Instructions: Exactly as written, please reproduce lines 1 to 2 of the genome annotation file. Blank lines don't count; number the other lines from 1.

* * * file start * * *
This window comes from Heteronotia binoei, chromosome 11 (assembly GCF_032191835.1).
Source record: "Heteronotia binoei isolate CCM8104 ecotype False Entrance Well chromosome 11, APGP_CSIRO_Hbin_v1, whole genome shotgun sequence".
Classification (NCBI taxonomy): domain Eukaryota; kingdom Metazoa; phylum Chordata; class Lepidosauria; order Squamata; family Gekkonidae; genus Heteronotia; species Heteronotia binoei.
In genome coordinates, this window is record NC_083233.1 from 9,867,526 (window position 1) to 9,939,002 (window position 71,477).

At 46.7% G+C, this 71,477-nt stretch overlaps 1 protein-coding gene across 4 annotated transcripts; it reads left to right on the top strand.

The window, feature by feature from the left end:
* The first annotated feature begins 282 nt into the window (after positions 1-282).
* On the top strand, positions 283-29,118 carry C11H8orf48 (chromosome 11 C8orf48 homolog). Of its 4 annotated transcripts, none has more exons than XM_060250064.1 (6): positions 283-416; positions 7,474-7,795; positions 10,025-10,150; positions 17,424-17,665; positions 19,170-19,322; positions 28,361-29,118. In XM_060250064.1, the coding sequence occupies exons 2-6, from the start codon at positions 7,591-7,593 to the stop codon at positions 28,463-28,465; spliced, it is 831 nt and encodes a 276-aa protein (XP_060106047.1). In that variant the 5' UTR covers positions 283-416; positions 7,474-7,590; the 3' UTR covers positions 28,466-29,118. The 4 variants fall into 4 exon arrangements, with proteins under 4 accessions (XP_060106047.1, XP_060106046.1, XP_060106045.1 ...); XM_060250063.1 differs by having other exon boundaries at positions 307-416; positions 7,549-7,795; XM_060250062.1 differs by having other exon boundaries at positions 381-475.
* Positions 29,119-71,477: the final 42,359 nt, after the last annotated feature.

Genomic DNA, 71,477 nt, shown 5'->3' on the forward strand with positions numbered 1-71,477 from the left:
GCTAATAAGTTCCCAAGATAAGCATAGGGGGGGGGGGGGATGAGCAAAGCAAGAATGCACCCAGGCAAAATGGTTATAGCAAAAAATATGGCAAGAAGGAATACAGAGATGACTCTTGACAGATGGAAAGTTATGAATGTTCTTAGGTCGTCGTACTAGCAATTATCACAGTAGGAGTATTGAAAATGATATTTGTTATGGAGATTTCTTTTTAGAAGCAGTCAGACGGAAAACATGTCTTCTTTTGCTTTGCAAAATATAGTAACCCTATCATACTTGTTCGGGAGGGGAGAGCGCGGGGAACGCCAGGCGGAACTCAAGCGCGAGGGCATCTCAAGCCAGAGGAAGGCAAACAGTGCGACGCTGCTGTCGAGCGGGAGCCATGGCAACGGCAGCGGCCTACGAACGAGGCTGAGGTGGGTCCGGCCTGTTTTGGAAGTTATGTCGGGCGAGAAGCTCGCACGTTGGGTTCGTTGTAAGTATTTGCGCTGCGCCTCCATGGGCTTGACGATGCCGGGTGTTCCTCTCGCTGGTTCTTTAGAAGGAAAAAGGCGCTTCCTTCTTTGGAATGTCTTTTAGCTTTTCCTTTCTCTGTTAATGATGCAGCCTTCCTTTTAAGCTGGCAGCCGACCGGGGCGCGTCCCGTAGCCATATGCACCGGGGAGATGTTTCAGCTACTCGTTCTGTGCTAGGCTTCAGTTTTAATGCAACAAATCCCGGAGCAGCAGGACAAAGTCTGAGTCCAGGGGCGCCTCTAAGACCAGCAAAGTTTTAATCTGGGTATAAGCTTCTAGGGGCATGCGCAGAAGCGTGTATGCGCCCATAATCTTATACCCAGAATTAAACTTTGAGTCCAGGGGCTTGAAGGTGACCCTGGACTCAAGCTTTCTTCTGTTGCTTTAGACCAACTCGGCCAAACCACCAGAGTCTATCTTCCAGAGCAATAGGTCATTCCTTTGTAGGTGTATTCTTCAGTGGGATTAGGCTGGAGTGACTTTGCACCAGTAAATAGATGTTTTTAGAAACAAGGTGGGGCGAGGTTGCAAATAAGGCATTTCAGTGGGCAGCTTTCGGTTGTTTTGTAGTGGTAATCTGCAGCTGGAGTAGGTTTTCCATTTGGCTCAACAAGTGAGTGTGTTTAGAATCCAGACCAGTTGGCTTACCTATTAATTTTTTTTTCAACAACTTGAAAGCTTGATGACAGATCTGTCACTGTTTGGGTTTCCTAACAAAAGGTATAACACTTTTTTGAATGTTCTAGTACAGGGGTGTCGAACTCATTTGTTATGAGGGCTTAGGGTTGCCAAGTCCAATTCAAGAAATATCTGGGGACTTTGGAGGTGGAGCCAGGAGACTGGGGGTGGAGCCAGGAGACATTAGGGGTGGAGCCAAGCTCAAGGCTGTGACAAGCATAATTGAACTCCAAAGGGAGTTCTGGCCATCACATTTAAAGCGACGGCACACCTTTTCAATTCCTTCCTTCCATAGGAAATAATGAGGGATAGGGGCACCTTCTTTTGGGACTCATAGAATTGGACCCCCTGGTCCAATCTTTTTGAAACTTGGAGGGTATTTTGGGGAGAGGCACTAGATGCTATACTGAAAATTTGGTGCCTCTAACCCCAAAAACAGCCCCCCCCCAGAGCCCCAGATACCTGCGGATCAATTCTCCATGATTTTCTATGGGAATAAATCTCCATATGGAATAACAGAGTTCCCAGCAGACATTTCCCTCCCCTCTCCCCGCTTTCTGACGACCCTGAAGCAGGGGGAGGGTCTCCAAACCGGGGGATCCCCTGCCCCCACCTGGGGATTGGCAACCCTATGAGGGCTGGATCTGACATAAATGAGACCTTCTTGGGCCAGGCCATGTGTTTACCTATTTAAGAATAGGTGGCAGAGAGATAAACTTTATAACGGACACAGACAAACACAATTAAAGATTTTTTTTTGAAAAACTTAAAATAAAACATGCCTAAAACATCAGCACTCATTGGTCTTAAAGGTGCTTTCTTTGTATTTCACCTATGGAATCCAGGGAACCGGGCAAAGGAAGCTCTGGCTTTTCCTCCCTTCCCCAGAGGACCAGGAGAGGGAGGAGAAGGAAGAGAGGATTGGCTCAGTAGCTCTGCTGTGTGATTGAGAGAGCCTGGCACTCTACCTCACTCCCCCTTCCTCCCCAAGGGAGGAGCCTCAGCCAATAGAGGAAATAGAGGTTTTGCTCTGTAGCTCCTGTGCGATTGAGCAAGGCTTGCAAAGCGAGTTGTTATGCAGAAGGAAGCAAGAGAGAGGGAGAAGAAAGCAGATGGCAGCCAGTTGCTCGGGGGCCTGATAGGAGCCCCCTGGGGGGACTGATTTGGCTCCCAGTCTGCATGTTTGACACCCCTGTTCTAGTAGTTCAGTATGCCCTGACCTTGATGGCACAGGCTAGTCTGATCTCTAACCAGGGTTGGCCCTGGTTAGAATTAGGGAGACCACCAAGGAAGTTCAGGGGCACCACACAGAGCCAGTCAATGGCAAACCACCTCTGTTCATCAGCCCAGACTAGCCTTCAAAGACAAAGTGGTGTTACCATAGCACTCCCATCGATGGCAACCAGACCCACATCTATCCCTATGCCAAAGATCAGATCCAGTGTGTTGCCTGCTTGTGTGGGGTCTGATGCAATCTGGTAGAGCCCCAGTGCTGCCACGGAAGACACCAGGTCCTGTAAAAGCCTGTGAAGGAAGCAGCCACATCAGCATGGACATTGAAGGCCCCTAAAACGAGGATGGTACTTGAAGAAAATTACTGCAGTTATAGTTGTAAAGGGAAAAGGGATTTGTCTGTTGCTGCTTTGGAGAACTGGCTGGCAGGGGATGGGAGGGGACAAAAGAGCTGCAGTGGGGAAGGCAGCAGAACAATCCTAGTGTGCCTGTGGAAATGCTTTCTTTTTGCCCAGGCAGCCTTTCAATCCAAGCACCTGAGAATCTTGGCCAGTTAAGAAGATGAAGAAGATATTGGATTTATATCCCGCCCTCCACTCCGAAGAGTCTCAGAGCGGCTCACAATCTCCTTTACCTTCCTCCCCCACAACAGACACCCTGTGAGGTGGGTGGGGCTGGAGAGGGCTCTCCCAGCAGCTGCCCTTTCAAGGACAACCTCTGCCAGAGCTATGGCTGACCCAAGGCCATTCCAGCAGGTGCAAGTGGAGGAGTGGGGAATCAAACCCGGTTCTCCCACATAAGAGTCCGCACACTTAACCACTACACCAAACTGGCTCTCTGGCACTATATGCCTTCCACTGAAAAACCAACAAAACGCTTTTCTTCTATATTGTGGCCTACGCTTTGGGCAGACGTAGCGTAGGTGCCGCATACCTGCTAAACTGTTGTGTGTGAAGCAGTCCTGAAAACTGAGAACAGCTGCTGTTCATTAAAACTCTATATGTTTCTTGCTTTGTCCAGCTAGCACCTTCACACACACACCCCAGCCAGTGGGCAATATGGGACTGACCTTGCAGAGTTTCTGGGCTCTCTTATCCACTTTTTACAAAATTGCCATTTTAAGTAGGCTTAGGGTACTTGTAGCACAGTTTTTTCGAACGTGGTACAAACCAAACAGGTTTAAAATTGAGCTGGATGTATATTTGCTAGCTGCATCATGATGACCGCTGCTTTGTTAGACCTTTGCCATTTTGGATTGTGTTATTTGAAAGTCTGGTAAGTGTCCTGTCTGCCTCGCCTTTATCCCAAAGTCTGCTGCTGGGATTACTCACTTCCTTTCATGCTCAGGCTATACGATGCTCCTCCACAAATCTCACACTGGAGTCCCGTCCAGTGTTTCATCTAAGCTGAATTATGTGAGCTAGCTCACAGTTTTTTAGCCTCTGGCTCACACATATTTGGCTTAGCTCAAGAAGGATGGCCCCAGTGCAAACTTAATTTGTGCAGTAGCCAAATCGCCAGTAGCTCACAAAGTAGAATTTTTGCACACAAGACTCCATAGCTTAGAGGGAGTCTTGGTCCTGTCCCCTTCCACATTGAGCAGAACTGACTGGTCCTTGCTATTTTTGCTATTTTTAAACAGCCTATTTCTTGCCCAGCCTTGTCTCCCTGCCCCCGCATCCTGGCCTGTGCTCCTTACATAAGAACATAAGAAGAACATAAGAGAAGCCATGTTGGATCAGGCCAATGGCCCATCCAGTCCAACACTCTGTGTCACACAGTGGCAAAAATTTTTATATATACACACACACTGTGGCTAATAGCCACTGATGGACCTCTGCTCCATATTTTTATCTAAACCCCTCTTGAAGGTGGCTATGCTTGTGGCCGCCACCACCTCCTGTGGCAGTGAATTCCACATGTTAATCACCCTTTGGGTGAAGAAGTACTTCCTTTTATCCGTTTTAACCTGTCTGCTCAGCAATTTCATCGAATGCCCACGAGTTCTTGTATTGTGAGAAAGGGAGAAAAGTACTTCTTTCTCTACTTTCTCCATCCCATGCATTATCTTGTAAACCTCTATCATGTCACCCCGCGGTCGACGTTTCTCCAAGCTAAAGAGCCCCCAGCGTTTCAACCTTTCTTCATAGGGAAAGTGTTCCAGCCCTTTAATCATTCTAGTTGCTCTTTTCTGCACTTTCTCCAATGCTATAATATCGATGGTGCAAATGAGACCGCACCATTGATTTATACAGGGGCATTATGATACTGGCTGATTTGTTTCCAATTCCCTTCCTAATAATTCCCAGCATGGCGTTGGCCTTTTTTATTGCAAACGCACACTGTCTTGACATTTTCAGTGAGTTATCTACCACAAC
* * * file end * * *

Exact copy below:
This window comes from Heteronotia binoei, chromosome 11 (assembly GCF_032191835.1).
Source record: "Heteronotia binoei isolate CCM8104 ecotype False Entrance Well chromosome 11, APGP_CSIRO_Hbin_v1, whole genome shotgun sequence".